Best Traditional Dutch Foods

During all of our Amsterdam Countryside Tours, we offer our guests a hand-made, delectable Dutch pie. But you will no doubt encounter many other traditional dutch foods throughout your journey in Holland. We have put together a list of our country’s favorite traditional foods. You must try as many of them as possible, as they are a big part of Dutch culture, are all very delicious and perhaps something you may even want to try making at home!

Herring. Known as ‘haring’ in Dutch, you will find these at food/snack stands all over the city. They are offered as whole and raw with chopped onions, or pickled and served in pieces. Another variety is Hollandse nieuwe haring, which is fattier, and found more in the summer months.

Stroopwafels. A scrumptious Dutch sweet that can be found at most markets around the country. Usually they are made fresh right in front of your eyes (because let’s face it, waffles don’t keep very long and are best eaten fresh.) The combination of caramel and hot, fresh waffles is magnificent. 

Pannenkoeken. This is the ‘official’ Dutch version of the pancake. However, it is larger and thinner, more like a French crêpe. It can be found eaten throughout the day and with various other foods, or dipped in whatever suits your fancy.

Pepernoten. The Dutch most often consume these in December during the holiday season. These cute little crispy cookies are made with cinnamon, and make a wonderful snack with coffee or tea. There is a Dutch shop called HEMA that sells snacks – you will find them there. They can also be found covered in chocolate.

Gouda cheese. While gouda is one of Holland’s most favorite types of cheese, do try as many different types of Dutch cheese as you can. Kaasland (‘Kaas’ meaning ‘cheese’), in particular, has not only fresh gouda, but Edam and Beemster cheeses.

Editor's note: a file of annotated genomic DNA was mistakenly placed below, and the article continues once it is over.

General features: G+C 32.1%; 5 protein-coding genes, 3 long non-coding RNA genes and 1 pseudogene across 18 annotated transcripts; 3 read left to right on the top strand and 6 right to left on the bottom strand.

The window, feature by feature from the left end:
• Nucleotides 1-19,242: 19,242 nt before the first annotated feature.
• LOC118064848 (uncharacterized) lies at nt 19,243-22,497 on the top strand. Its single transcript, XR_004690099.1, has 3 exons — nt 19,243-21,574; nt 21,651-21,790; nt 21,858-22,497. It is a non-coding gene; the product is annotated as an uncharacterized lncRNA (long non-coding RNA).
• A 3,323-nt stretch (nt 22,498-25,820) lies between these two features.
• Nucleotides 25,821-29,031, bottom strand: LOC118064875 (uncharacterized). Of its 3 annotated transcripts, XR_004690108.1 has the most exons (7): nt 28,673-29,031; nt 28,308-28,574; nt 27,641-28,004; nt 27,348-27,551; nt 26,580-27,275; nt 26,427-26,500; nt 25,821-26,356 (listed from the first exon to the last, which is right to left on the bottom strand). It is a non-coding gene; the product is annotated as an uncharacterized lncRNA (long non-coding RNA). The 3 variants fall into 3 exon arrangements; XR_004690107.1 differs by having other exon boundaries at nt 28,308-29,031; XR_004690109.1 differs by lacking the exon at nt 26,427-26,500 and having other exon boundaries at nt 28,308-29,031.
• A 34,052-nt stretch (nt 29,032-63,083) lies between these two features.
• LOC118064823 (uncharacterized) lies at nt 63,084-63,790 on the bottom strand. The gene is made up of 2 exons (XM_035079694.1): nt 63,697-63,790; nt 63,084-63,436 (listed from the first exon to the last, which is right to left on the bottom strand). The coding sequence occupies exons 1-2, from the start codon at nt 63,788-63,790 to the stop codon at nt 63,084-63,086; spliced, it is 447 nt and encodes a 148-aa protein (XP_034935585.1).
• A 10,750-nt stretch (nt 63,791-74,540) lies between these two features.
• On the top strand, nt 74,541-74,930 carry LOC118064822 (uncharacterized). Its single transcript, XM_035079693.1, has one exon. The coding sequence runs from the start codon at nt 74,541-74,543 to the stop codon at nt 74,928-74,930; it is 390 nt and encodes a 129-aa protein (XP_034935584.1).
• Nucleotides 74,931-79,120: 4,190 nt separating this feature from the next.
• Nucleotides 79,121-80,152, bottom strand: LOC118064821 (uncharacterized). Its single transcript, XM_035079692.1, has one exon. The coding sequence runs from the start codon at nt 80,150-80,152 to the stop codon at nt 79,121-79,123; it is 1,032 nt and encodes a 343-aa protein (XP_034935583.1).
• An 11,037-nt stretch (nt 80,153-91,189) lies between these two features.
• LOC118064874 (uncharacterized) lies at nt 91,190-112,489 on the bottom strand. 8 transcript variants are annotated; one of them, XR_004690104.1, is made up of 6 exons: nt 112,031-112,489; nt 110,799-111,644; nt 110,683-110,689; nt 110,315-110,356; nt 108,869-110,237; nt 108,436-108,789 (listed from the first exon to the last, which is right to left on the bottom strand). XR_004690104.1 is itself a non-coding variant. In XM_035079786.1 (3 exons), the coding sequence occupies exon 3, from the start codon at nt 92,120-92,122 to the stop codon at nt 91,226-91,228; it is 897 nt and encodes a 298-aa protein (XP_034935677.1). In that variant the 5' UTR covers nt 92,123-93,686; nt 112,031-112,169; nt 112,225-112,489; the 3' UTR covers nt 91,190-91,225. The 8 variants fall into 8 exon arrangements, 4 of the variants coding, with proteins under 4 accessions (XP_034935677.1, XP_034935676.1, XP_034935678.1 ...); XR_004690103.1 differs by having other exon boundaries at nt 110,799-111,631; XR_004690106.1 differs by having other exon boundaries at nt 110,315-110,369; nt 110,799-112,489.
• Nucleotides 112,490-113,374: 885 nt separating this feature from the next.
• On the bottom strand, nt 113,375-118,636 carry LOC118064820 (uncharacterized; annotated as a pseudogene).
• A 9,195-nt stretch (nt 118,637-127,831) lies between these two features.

Engelsdrop. Known literally as English drops, this is a licorice that is common most everywhere and sold in all the candy shops and supermarkets. In fact, many different types of candy names end in ‘drop’ in Dutch. And for adults, look for Dropshot, which is a liquor made with salted licorice.

Stamppot. Best served with meatballs or sausage, it is mashed potatoes with spinach, sauerkraut and other veggies. This is the perfect warm-up meal for a cold winter’s day.

Snert or Erwtensoep. A traditional winter slip pea soup, and a staple of the Dutch diet. Served in many bars with a food menu, you know you’ve found authentic snert if the spoon stands in the bowl on its own. It’s that thick, rich and tasty.

Poffertjes. This is a wonderful hand-held snack that is actually like a little pancake made with yeast and buckwheat flour. But have several served on a plate with powdered sugar and butter…ah, you will have a hard time stopping! Also try them dipped in Nutella.

Tompoes. These pastries are often served with afternoon coffee or for birthdays. It has a delicious glaze of pink icing on top, or orange icing for King’s Day. Between the special dough is baker’s cream, making this a very rich and satisfying treat.

Rookworst. A delightful Dutch smoked sausage, and most often eaten with stamppot. Most people compare it with a hotdog, but this type of sausage is bigger and the skin is tougher, giving it that satisfying ‘snap’ when you bite into it. 

Kibbeling. A popular Dutch comfort food, very akin to the famous English fish and chips, only without the chips! It is pieces of cod or pollock, deep fried and dipped in tartar sauce or other mayo-based sauce. They are found in markets all over the Netherlands.

Bitterballen. Found in most bars all around the country, these are tasty balls of beef or veal surrounded with a crunchy coating and fried, and typically served with mustard. It is a classic appetizer that is great for parties.

Kroketten. Very similar to bitterballen, but with a longer shape, sort of like a mozzarella stick, only made with meat. The Dutch can often be found stuffing these in between slices of bread to make a sandwich!

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